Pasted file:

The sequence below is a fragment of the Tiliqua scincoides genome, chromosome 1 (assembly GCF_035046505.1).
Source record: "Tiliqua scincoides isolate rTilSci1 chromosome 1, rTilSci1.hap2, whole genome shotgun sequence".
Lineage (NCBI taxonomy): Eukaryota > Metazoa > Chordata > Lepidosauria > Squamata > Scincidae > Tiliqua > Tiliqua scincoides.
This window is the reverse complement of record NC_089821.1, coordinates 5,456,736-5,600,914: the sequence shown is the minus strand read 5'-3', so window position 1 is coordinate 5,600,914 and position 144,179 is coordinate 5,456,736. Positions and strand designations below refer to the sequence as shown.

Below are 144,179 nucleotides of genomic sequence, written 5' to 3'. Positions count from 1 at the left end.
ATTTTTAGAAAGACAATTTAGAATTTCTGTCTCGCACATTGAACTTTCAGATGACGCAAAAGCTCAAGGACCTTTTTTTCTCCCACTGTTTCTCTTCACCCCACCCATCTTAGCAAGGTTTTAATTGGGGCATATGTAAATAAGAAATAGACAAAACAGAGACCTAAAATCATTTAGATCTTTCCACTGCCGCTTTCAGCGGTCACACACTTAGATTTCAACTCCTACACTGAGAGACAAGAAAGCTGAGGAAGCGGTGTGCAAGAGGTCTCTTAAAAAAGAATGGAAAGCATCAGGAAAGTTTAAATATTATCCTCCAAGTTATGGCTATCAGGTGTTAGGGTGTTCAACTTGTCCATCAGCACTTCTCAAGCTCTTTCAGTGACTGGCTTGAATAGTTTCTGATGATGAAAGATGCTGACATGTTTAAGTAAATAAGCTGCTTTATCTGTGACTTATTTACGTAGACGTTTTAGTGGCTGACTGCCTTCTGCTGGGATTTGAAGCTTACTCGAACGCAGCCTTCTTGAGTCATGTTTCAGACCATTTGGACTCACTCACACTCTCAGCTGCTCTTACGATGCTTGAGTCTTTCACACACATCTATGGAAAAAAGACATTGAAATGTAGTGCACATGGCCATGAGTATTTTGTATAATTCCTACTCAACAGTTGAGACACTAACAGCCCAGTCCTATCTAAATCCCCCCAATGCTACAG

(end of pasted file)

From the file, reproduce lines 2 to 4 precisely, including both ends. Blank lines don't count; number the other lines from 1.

Source record: "Tiliqua scincoides isolate rTilSci1 chromosome 1, rTilSci1.hap2, whole genome shotgun sequence".
Lineage (NCBI taxonomy): Eukaryota > Metazoa > Chordata > Lepidosauria > Squamata > Scincidae > Tiliqua > Tiliqua scincoides.
This window is the reverse complement of record NC_089821.1, coordinates 5,456,736-5,600,914: the sequence shown is the minus strand read 5'-3', so window position 1 is coordinate 5,600,914 and position 144,179 is coordinate 5,456,736. Positions and strand designations below refer to the sequence as shown.